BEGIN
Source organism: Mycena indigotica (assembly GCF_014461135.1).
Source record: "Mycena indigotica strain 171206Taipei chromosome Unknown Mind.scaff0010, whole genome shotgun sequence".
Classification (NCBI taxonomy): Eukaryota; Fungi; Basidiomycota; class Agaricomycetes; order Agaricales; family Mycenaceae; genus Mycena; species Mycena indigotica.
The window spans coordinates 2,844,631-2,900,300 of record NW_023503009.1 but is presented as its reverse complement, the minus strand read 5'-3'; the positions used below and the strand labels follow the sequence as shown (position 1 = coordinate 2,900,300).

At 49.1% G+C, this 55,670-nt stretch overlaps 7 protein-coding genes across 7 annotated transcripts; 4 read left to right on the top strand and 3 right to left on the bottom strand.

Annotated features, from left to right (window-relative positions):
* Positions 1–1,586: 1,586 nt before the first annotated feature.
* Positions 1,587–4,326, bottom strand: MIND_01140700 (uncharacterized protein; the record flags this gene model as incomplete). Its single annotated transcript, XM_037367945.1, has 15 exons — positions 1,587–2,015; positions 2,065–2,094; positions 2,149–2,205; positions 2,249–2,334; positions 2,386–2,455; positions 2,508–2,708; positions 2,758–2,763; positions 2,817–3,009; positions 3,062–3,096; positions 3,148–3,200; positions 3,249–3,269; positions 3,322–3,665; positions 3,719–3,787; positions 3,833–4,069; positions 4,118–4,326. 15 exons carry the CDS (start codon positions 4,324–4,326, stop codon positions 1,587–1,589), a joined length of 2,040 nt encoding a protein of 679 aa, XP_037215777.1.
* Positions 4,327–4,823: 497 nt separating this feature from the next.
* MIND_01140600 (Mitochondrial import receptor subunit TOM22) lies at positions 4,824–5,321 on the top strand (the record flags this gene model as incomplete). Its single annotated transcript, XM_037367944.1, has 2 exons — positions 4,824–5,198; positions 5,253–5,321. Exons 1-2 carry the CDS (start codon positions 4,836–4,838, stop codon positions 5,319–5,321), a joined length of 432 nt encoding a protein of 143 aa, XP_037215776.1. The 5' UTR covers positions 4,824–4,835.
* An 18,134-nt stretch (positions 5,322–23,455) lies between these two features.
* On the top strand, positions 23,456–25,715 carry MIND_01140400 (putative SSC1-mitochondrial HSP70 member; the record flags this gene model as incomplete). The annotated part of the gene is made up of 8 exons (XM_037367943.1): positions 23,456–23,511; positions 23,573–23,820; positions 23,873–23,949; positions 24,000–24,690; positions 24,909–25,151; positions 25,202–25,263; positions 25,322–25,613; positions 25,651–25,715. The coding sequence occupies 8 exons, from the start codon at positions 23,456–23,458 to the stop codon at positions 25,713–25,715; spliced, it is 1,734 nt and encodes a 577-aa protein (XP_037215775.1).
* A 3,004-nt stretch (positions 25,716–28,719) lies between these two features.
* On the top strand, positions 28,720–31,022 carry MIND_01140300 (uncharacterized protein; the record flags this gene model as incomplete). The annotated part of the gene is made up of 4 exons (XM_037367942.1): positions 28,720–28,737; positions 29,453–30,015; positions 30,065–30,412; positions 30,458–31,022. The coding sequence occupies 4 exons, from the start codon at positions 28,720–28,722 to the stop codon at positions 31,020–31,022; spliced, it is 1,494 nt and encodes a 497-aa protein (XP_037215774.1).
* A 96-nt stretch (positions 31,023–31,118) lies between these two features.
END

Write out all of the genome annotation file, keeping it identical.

Source organism: Mycena indigotica (assembly GCF_014461135.1).
Source record: "Mycena indigotica strain 171206Taipei chromosome Unknown Mind.scaff0010, whole genome shotgun sequence".
Classification (NCBI taxonomy): Eukaryota; Fungi; Basidiomycota; class Agaricomycetes; order Agaricales; family Mycenaceae; genus Mycena; species Mycena indigotica.
The window spans coordinates 2,844,631-2,900,300 of record NW_023503009.1 but is presented as its reverse complement, the minus strand read 5'-3'; the positions used below and the strand labels follow the sequence as shown (position 1 = coordinate 2,900,300).

At 49.1% G+C, this 55,670-nt stretch overlaps 7 protein-coding genes across 7 annotated transcripts; 4 read left to right on the top strand and 3 right to left on the bottom strand.

Annotated features, from left to right (window-relative positions):
* Positions 1–1,586: 1,586 nt before the first annotated feature.
* Positions 1,587–4,326, bottom strand: MIND_01140700 (uncharacterized protein; the record flags this gene model as incomplete). Its single annotated transcript, XM_037367945.1, has 15 exons — positions 1,587–2,015; positions 2,065–2,094; positions 2,149–2,205; positions 2,249–2,334; positions 2,386–2,455; positions 2,508–2,708; positions 2,758–2,763; positions 2,817–3,009; positions 3,062–3,096; positions 3,148–3,200; positions 3,249–3,269; positions 3,322–3,665; positions 3,719–3,787; positions 3,833–4,069; positions 4,118–4,326. 15 exons carry the CDS (start codon positions 4,324–4,326, stop codon positions 1,587–1,589), a joined length of 2,040 nt encoding a protein of 679 aa, XP_037215777.1.
* Positions 4,327–4,823: 497 nt separating this feature from the next.
* MIND_01140600 (Mitochondrial import receptor subunit TOM22) lies at positions 4,824–5,321 on the top strand (the record flags this gene model as incomplete). Its single annotated transcript, XM_037367944.1, has 2 exons — positions 4,824–5,198; positions 5,253–5,321. Exons 1-2 carry the CDS (start codon positions 4,836–4,838, stop codon positions 5,319–5,321), a joined length of 432 nt encoding a protein of 143 aa, XP_037215776.1. The 5' UTR covers positions 4,824–4,835.
* An 18,134-nt stretch (positions 5,322–23,455) lies between these two features.
* On the top strand, positions 23,456–25,715 carry MIND_01140400 (putative SSC1-mitochondrial HSP70 member; the record flags this gene model as incomplete). The annotated part of the gene is made up of 8 exons (XM_037367943.1): positions 23,456–23,511; positions 23,573–23,820; positions 23,873–23,949; positions 24,000–24,690; positions 24,909–25,151; positions 25,202–25,263; positions 25,322–25,613; positions 25,651–25,715. The coding sequence occupies 8 exons, from the start codon at positions 23,456–23,458 to the stop codon at positions 25,713–25,715; spliced, it is 1,734 nt and encodes a 577-aa protein (XP_037215775.1).
* A 3,004-nt stretch (positions 25,716–28,719) lies between these two features.
* On the top strand, positions 28,720–31,022 carry MIND_01140300 (uncharacterized protein; the record flags this gene model as incomplete). The annotated part of the gene is made up of 4 exons (XM_037367942.1): positions 28,720–28,737; positions 29,453–30,015; positions 30,065–30,412; positions 30,458–31,022. The coding sequence occupies 4 exons, from the start codon at positions 28,720–28,722 to the stop codon at positions 31,020–31,022; spliced, it is 1,494 nt and encodes a 497-aa protein (XP_037215774.1).
* A 96-nt stretch (positions 31,023–31,118) lies between these two features.